An archived copy of the webcast will be available on the Bureau’s website.
On June 24, the CFPB and the Federal Reserve Board (Fed) announced a final rule amending Regulation CC to adjust dollar amounts cited in the rule for inflation. The Dodd-Frank Act requires that the dollar amounts be adjusted for inflation every five years by the annual percentage increase in the Consumer Price Index for Urban Wage Earners and Clerical Workers (CPI-W). The agencies selected July as the CPI-W month and will use July 2011 to July 2018 as the initial inflation measurement period. If there is no aggregate percentage increase in the CPI-W or it is negative, the dollar amounts will not be adjusted. The final rule also implements certain measures of the Economic Growth, Regulatory Relief, and Consumer Protection Act , including extending coverage of the Expedited Funds Availability Act to American Samoa, the Commonwealth of the Northern Mariana Islands, and Guam.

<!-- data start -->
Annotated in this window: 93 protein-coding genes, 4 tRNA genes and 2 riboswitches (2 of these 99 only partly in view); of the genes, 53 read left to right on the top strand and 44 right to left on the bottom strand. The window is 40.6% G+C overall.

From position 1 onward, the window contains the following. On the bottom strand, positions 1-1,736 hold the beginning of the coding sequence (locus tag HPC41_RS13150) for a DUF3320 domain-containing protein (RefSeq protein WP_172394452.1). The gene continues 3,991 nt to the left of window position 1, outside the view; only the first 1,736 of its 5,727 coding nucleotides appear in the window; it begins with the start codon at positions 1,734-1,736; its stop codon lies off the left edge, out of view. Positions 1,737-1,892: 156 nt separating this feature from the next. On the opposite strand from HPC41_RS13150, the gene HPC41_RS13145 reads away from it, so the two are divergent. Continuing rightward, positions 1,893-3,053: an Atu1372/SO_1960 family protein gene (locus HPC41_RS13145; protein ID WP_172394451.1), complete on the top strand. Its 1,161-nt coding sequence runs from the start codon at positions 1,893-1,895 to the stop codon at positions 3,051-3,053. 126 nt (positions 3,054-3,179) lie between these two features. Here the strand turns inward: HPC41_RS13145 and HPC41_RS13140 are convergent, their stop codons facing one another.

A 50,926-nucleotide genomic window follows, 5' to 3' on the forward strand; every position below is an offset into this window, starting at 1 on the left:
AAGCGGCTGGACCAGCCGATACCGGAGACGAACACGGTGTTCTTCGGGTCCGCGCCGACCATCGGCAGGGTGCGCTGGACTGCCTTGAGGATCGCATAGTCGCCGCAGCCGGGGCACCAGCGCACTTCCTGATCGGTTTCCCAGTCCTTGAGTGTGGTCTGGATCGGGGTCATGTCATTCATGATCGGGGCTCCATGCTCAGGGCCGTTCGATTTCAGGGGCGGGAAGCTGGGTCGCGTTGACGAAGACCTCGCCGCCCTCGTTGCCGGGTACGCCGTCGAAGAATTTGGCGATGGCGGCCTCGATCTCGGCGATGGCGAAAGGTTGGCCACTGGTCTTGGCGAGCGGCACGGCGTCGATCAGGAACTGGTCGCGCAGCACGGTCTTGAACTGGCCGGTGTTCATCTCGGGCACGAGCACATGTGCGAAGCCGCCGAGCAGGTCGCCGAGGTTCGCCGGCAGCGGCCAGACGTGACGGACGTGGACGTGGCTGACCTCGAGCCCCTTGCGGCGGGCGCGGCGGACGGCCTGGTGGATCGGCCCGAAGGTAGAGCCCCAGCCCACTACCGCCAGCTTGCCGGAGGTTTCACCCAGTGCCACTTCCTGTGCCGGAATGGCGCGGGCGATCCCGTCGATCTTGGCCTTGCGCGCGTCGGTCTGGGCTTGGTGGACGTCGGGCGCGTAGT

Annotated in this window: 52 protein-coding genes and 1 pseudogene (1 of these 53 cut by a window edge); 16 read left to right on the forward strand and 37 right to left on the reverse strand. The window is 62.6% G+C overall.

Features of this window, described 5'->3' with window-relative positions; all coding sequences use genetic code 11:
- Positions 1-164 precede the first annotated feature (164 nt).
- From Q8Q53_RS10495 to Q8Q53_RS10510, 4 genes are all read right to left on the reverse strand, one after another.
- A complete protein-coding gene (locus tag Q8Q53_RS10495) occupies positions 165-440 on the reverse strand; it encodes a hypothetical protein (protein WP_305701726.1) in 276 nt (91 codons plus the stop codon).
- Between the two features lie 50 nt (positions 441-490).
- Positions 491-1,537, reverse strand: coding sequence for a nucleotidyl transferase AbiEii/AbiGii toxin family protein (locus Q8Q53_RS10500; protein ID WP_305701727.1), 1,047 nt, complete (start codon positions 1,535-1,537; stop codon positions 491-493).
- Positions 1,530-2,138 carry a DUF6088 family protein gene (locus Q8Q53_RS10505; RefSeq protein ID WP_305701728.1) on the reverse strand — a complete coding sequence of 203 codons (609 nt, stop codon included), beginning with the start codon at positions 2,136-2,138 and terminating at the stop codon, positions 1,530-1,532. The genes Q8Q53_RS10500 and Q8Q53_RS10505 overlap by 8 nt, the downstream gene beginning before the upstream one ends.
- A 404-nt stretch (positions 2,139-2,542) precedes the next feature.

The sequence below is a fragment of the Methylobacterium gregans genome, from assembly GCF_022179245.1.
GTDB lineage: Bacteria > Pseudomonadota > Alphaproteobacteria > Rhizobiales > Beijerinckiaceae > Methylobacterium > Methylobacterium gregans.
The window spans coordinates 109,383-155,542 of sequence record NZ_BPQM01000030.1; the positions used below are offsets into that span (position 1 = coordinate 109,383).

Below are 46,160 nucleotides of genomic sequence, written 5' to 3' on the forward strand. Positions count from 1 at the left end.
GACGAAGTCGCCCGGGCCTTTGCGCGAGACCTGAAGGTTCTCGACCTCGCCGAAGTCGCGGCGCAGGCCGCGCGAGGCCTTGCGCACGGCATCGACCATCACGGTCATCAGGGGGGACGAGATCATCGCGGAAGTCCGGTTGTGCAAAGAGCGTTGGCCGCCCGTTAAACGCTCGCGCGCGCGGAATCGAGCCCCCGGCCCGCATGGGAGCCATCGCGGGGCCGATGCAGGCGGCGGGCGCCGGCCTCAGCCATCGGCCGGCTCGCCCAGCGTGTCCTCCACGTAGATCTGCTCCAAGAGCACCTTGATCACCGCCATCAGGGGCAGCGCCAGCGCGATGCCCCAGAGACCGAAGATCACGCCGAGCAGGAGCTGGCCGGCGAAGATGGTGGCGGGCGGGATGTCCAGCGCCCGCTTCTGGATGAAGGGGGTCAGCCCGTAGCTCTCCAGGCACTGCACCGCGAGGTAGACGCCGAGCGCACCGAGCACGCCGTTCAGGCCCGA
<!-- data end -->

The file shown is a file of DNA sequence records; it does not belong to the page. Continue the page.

The compliance date for the adjustment amounts is July 1, 2020. Other amendments are effective 60 days after publication in the Federal Register.
On June 24, the FTC finalized the “Free Electronic Credit Monitoring for Active Duty Military Rule,” which implements the Economic Growth, Regulatory Relief, and Consumer Protection Act requirement for nationwide consumer reporting agencies (CRAs) to provide free electronic credit monitoring services for active duty military consumers. The proposed rule, issued in November 2018 (covered by InfoBytes here), defined the term “electronic credit monitoring service” as a service through which the CRAs provide, at a minimum, electronic notification of material additions or modifications to a consumer’s file and requires CRAs to notify active duty military consumers within 24 hours of any material change. The proposal noted that CRAs may require that active duty military provide contact information, proof of identity, and proof of active duty status in order to use the free service and outlines how a servicemember may prove active duty status, such as with a copy of active duty orders. Additionally, the proposal prohibited CRAs from requiring active duty military consumers to purchase a product in order to obtain the free service.